How to Switch Modalities in the Same Day
In “The Hard Thing About Hard Things,” Ben Horowitz talked about “War-Time” and “Peace-Time” CEOs. This is a useful framework. But as we said before, Founders who emerge stronger post-crisis must learn how to be both a War-Time and a Peace-Time CEO on the same day and easily switch between the two multiple times per day.
The level of difficulty in doing this cannot be understated. It’s almost like you must have two personalities. You are spending 80% of your time in really tough conversations about layoffs. Then you must turn around and take the other 20% of your time thinking about how to win.
You can’t go into the cost-cutting (Defense) meeting thinking about how to win because then you won’t have the fortitude to make team cuts which are essential to the company’s survival.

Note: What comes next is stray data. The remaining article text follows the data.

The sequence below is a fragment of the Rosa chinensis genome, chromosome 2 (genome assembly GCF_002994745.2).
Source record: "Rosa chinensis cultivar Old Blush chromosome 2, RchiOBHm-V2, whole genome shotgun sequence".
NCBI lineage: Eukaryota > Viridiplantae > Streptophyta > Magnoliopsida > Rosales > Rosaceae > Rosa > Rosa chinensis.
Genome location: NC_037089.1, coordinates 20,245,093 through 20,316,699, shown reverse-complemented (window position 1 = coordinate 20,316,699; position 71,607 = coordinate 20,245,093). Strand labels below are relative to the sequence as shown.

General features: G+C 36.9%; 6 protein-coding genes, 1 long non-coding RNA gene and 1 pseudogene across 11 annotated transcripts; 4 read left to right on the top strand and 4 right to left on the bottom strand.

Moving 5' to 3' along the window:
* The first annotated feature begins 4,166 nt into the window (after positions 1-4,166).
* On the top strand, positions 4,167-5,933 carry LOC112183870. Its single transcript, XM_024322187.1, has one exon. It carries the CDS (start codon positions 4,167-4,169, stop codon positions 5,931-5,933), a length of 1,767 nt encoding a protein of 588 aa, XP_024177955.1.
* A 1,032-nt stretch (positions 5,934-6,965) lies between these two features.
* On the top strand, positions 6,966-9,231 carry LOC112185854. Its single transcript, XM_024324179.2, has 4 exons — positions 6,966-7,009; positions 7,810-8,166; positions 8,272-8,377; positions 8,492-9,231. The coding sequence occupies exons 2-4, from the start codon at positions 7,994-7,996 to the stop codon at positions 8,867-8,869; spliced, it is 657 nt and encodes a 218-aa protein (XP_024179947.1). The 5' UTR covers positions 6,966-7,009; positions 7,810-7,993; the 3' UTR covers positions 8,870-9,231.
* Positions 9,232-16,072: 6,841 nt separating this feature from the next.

You can’t go into the growth meeting (Offense) thinking about how not to lose because that limits your thinking and your imagination.
This can’t be a passive switch, either. It doesn’t just happen. You need to design mental and physical cues to flip the switch and create ways that your brain can easily recognize. In running tech companies both in 2000 and 2008, I used to literally go to the bathroom and splash cold water on my face to ‘reboot’ and change hats. I also used to wear my favorite “high-energy” clothes during the times I needed to play more offense.
While you are context switching, you also have to be sensitive to the psychological state of your team. For example, it’s a big mistake to play heavy offense immediately after you lay off team members. This is especially true if offense means making decisions to increase spending in any way. You can’t expect your team to put on the Offense Hat after a bunch of bad news. But over time, you can switch them from a defensive to an offensive mindset.
The key is understanding when and how much.
Calibrating the Timeline: When & How Much Defense vs. Offense